Image by J-fsh
At the time of writing, Necrophos is the worst hero in Dota, at least when it comes to higher-level pubs. In Divine+ games he is considerably less useful than Pudge and Techies, so the natural question arises: what the hell happened? Today, we would like to have a look at why the hero is that bad and is there a way to make him work or at least a modicum of reason to try.
The reason Necrophos even got on our radar was the fact that he is among very few heroes who were almost completely ignored in all DPC matches across all regions. Professionals simply don’t want to play him, and there must be a good reason for it.
Looking at current win rate statistics, the win rate delta between Divine+ games and all other lobbies is exceptional for Necrophos: the hero goes to as high as 52.5% in Legend, keeps 50%+ until Divine, and then drops to below 37% win rate in 5k+ games.
The natural conclusion is that the hero has some hard to utilize properly, but incredibly effective counterplay options and it is the reason Necrophos is heavily struggling against better players and is virtually ignored by the best of the best. So what do better players know and use, that makes Necrophos so bad?
Let’s start with obvious things: base stats, especially base damage is a lot more important to higher level players. The +1 Armor or +3 Base Damage patch notes might look, sound, and feel like a meme by IceFrog, but we assure you, for professional players and even high-level pubs players it matters a lot since these changes can really change particular matchups.
For two Crusader players, duking it out and missing >30% of all last hits and denies, the Base Damage comes into play rarely. For someone playing Necrophos in 5k+, his ~49 starting damage is a pretty big problem. Especially given unideal attack animation and low projectile speed.
Add to it the fact that the “wave clear” Necrophos forces him to step into the creeps, which automatically allows for punishment from the enemy. And it doesn’t matter whether Necrophos is being played in the mid lane or in the offlane: he just can’t apply proper and consistent pressure against better mids and carries.
Looking at the top fifteen most popular heroes in Divine+, it is easy to see how roughly 75% of them just don’t care or even directly counter Necrophos. It’s hard to find a game for Necro when the first two most popular heroes are Puck and Nyx, and the first, most popular carry is the “reusable” Wraith King.
These heroes are picked because they are good. They are slightly ahead of the power curve and as such get a disproportionate amount of attention. If option A is just 1% better or perceived to be better than option B, it will be picked a lot more: that’s how higher-level competition works in most games. In a sense, it is just bad luck for Necrophos that most “1% better options” are really good against him.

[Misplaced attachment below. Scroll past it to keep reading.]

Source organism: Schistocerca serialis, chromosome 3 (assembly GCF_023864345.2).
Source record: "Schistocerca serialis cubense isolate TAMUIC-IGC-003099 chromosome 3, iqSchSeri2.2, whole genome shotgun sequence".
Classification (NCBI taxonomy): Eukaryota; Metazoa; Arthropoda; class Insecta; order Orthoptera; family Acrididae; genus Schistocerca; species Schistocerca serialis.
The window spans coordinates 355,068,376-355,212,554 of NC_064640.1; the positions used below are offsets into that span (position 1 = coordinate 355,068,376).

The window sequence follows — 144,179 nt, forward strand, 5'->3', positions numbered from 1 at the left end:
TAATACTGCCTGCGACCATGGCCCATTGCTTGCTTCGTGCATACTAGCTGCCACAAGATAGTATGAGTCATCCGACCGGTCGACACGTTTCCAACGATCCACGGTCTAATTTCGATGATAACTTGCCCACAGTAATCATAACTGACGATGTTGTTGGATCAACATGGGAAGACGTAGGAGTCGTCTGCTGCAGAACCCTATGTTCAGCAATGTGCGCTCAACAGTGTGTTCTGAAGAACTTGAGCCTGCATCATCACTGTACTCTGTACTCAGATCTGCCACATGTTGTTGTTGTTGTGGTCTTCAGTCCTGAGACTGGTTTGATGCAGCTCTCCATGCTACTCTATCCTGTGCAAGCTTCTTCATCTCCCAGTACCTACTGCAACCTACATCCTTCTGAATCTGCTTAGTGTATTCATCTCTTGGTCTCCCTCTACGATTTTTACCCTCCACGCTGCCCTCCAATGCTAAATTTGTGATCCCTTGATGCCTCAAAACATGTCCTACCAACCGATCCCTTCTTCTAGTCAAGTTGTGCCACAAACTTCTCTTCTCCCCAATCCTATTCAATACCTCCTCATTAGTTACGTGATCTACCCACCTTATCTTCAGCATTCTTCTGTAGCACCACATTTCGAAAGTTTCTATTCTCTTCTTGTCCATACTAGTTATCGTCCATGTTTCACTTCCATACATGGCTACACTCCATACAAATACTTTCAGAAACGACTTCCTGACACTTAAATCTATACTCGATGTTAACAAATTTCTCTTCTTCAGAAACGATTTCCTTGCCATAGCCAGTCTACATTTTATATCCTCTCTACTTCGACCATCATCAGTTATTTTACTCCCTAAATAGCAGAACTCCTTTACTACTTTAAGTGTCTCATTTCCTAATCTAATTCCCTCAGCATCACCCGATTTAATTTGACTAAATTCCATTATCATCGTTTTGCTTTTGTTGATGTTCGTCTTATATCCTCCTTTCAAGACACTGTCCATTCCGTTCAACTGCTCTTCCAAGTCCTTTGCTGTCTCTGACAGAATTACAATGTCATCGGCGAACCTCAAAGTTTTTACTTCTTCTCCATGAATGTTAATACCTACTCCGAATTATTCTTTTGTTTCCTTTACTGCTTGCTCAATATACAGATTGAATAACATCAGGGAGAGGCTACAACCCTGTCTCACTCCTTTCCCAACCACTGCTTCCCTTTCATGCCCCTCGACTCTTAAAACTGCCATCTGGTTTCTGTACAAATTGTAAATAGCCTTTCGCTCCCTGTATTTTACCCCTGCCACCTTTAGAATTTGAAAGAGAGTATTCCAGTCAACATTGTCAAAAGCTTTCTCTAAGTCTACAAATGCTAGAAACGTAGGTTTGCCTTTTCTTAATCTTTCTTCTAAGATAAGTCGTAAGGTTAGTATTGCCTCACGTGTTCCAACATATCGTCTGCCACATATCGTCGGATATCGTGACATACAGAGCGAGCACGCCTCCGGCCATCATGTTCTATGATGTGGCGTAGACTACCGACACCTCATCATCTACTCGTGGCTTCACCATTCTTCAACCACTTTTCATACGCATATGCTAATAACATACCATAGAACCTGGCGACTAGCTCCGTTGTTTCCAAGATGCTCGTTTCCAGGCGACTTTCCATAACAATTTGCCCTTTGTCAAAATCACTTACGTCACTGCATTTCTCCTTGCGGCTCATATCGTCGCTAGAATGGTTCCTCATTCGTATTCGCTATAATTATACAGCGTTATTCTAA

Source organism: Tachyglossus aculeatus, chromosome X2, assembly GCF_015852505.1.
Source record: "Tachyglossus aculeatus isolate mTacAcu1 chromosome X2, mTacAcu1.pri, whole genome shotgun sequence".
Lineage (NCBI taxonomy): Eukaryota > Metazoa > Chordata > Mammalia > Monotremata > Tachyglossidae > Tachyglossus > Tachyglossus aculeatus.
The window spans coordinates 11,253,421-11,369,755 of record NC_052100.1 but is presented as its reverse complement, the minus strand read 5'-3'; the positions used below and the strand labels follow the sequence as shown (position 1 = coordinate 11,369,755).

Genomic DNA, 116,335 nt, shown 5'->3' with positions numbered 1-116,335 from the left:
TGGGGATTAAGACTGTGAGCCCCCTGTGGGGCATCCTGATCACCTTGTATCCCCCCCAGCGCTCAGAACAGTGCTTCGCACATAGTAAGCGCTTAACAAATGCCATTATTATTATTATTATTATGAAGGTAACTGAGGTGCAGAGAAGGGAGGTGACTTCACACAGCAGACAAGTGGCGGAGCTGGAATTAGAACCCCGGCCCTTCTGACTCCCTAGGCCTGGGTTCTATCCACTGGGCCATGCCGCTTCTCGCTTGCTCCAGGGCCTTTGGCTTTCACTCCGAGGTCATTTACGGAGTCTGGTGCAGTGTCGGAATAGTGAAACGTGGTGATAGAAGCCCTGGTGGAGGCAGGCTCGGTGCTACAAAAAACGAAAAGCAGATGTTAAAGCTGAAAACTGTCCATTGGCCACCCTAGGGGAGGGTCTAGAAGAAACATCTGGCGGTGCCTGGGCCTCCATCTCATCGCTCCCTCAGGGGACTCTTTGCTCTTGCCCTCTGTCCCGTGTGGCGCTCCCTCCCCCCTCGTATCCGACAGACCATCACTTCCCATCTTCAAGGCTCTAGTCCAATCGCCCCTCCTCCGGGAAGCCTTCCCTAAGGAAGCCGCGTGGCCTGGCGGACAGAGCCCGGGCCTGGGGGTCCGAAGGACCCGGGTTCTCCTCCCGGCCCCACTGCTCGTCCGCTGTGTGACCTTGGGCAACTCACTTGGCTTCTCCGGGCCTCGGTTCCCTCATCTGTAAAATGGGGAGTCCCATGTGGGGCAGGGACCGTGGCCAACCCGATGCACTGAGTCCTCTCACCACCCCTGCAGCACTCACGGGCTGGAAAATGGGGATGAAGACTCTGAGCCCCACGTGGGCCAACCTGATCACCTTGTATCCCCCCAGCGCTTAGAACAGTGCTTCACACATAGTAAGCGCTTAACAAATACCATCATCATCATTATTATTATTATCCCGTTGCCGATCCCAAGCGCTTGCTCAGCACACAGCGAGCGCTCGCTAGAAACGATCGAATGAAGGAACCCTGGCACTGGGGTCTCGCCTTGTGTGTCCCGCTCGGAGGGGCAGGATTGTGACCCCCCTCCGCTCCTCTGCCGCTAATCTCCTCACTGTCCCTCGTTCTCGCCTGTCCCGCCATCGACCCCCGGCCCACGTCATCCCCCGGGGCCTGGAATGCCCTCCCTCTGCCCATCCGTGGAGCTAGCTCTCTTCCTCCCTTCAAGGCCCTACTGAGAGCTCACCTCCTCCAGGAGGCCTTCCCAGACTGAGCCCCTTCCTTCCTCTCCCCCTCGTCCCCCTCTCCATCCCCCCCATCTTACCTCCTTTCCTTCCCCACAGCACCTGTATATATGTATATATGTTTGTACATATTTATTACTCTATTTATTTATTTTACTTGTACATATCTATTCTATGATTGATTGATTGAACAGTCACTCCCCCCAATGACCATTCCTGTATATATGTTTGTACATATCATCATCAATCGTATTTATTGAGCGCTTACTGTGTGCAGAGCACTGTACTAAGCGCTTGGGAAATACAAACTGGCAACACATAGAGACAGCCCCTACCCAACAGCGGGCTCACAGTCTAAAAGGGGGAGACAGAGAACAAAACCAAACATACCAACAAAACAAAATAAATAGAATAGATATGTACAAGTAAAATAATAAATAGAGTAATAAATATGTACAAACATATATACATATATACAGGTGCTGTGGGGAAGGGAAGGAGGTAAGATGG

Power creeping can be a problem in any game, but Dota for the most part has managed to stay away from it. Over the years heroes have not gotten strictly stronger or strictly weaker, but rather more defined: both their strength and weaknesses were made more apparent, keeping the balance more or less intact, while making sure many heroes are viable and all of them have a distinct purpose.
Necrophos currently lacks that purpose, it seems. He is not necessarily weaker than other heroes, he is just not as defined, hence other heroes looked power creeped by comparison.
Reaper’s Scythe is no longer as good as it once was. We are not advocating for the return of “no-buyback-for-you” mechanic, since it broke the fourth wall a little bit too much and was, indeed, a bit too strong, but right now Reaper’s Scythe can’t even accomplish the “desynchronize enemy respawns” gameplan.
Previously, especially later into the game, Scythe was feared not only because of the potential damage but because of the additional respawn timer. One could essentially desync the enemy team with Aghanim’s, applying constant pressure and making sure the enemy never gets to fight 5v5. Now, with a fixed 120-second cooldown it is still possible, but only very, very late into the game.
Any lack of identity can be brute-forced through sheer stats and many, including ourselves, believe it to be the case with the current iteration of OD. However, as discussed previously, Necrophos is lacking in this department as well, so the end result is not surprising.
The hero is simply not good on average and he doesn’t have games where he is the absolute best pick, since he doesn’t have a particular identity. The latter point is a bit of an exaggeration, but the games where Necrophos is good through his Heartstopper Aura, the sustain, and a built-in physical damage mitigation are close to non-existent, especially in higher-level lobbies.
When starting this post, we set out to find if there is a modicum of reason to play Necrophos right now and sadly, there isn’t. The hero isn’t weak in a way that smart play and high mechanical skill can overcome it. The hero can’t be “trained” to a point where he is really, really good. There isn’t a magical build, that can change how the hero is played. He simply doesn’t fit all too well right now.